Wesleyan Chemistry student conducts cancer research at UT

Posted on: August 20, 2013

Wesleyan Chemistry Major Alexa Marlow spent her summer conducting cancer research at UTK.

A summer day at the pool isn’t just an opportunity to get a tan for Alexa Marlow, a chemistry major at Tennessee Wesleyan College. It’s also an opportunity for her to teach her five-year-old son about science. He tells his mother to watch as he slaps the clear water, making waves, amazed that he can make the water splash with his hands. What’s a fun pool experience for her son is also an opportunity for Marlow to explain the physical science of why, when he slaps harder, the waves get bigger.

“I feel like every time my son comes to me, amazed at something new, as a mother I’m excited to share that amazement with him, but as a scientist, I’m even more excited to share what causes the amazing things he’s learning about,” said Marlow, who will graduate from TWC next May with her chemistry degree.

Marlow has not only taken advantage of her studies at Tennessee Wesleyan, but has also participated in summer research at the University of Tennessee, Knoxville. Marlow was one of eight students selected for UTK’s Research Experience for Undergraduates (REU), a 10-week summer research program where Marlow conducted research on new medicines and delivery techniques for cancer patients.

“The research I did this summer was the building blocks for my future research career,” said Marlow. “I originally chose pre-pharmacy for school but I switched to chemistry so that I could help create medicine. I want to help solve the cancer puzzle and provide easier and more comfortable treatments for cancer patients.”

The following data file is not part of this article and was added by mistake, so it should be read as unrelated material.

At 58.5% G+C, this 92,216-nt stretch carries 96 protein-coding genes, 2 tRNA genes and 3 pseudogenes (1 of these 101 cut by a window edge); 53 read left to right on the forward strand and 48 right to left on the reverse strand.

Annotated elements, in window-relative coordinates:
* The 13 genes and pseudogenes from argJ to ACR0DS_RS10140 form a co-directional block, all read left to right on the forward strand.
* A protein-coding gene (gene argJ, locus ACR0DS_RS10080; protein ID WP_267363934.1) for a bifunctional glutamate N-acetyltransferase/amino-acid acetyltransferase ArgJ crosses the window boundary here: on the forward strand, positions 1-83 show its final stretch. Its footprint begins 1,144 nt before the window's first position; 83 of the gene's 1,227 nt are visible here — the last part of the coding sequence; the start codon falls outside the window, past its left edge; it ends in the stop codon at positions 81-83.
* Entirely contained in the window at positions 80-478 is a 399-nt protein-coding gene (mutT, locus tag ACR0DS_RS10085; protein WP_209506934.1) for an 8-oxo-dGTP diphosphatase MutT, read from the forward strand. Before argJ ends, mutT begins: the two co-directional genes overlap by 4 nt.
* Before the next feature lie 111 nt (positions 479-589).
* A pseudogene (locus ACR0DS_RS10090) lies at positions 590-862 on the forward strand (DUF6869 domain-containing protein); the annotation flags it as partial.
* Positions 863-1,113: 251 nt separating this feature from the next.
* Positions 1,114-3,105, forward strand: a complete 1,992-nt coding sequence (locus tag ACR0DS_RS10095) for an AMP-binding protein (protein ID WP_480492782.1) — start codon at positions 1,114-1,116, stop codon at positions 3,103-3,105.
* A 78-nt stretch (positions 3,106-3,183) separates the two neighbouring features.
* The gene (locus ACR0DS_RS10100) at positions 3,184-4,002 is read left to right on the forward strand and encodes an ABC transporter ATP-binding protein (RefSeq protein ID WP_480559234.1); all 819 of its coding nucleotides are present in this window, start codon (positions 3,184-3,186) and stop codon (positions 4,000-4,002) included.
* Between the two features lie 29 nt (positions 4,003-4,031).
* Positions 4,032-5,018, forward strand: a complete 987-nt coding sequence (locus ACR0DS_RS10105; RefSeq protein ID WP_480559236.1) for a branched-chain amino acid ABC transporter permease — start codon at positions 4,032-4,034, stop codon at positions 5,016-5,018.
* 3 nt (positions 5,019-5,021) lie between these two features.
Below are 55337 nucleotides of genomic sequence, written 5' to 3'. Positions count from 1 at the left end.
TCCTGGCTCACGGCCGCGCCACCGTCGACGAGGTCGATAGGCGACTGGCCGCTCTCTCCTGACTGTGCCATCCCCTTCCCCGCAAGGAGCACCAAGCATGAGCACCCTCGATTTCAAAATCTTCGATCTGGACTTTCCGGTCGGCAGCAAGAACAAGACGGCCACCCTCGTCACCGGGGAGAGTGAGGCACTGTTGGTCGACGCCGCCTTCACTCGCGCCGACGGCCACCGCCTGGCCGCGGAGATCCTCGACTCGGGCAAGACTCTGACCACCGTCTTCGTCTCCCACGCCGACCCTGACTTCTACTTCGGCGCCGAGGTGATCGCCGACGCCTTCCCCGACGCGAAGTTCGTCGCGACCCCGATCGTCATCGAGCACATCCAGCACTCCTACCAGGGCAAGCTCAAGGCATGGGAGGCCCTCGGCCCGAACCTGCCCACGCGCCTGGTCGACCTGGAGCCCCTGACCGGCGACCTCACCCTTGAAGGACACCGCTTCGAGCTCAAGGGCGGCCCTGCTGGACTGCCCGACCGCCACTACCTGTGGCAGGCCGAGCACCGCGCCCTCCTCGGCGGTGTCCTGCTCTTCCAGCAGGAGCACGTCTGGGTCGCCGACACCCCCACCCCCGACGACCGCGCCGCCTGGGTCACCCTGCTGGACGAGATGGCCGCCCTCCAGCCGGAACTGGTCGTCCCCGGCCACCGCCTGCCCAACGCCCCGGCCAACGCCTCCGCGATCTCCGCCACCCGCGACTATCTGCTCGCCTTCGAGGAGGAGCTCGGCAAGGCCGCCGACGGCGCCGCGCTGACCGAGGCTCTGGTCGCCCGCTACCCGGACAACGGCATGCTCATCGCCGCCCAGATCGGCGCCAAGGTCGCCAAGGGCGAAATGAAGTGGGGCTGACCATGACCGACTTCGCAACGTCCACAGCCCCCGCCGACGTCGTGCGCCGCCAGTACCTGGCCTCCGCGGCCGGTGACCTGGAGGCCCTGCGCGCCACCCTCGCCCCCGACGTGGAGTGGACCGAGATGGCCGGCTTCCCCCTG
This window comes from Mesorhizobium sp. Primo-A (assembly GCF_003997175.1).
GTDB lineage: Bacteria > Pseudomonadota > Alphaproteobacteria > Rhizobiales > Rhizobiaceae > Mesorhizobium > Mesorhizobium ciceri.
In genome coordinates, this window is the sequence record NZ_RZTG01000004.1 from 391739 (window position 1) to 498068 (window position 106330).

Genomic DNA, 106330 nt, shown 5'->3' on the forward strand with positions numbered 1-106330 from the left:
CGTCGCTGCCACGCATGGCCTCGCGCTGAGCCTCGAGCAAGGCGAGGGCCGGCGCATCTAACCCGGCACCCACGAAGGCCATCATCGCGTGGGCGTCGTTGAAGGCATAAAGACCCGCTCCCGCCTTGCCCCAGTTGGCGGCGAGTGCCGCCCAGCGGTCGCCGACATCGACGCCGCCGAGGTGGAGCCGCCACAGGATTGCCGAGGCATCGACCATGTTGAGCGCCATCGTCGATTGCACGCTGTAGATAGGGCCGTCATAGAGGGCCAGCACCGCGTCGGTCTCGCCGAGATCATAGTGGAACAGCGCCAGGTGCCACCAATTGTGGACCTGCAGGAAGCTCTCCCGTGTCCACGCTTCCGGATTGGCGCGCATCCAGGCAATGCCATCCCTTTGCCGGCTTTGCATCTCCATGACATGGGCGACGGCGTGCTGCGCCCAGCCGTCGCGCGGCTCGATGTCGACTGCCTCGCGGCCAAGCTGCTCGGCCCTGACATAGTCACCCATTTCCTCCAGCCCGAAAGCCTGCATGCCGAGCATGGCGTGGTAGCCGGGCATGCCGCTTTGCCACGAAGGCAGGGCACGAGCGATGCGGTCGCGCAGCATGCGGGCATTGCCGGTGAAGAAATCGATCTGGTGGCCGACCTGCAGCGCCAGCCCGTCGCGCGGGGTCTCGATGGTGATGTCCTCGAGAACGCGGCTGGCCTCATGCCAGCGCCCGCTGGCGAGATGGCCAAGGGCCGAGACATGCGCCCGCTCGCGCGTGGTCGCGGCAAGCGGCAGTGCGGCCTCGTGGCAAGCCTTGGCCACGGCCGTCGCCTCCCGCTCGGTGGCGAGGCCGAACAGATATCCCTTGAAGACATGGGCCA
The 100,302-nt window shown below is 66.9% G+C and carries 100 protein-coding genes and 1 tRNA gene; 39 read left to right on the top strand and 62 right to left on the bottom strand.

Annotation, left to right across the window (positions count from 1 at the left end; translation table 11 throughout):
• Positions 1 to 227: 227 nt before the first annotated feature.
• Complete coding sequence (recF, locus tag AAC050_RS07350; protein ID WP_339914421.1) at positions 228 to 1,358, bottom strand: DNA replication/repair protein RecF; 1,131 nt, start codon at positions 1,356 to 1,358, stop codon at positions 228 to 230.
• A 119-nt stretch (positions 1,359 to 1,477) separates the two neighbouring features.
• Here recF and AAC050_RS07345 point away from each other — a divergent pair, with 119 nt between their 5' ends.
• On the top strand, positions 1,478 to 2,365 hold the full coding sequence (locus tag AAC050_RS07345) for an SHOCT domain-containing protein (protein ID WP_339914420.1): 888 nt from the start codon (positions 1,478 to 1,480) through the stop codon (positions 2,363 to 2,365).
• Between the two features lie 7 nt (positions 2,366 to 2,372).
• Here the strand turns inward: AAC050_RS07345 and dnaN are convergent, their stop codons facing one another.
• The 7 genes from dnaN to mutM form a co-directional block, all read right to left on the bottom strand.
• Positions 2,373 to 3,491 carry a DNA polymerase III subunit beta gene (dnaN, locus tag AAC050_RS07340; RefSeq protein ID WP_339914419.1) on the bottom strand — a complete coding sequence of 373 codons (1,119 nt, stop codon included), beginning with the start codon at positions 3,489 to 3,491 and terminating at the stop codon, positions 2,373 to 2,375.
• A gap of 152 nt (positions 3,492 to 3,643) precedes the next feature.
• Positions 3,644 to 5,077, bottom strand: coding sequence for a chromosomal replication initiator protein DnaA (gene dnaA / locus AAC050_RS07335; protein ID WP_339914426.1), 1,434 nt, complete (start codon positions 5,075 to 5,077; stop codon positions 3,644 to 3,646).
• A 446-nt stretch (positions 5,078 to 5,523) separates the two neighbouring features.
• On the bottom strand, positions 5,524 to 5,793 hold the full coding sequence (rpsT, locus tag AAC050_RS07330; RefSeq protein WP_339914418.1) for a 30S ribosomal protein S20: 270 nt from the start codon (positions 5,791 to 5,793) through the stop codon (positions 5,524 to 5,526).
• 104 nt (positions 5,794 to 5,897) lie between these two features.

Marlow’s interest in cancer and cancer medication delivery was inspired by her grandmother’s battle with cancer.

“My grandma had breast cancer and beat it when I was younger,” said Marlow. “Many years later she died of colon cancer, hiding her illness from our family and deciding not to treat it so that we didn’t have to see her go through the intense chemotherapy. As a cancer researcher, I want the work that I do to make cancer treatment plans less evasive so that no one has to battle with the decision to undergo treatment for their disease.”

Encouraged by her Wesleyan professors, Marlow’s hard work in TWC science labs is what prepared her for summer research at UTK.

“I was very excited that Alexa decided to pursue, and was accepted to UTK’s summer research program,” said Dr. Daniel Blumling, TWC assistant professor of chemistry.

“Alexa possesses many of the qualities required to be successful as a researcher: a solid work-ethic, a brilliant mind, and a creative approach to problem-solving.  Her achievements during the program came as no surprise, as I anticipate that she will be successful in all of her future endeavors.”

After she graduates next May from Wesleyan, Marlow plans to continue her education at UTK where she hopes to earn her Ph.D. in organic chemistry.

“I am just so grateful for the learning opportunities I’ve had through Tennessee Wesleyan,” said Marlow. “I’m looking forward to continuing my research and using my knowledge and skills to help others.”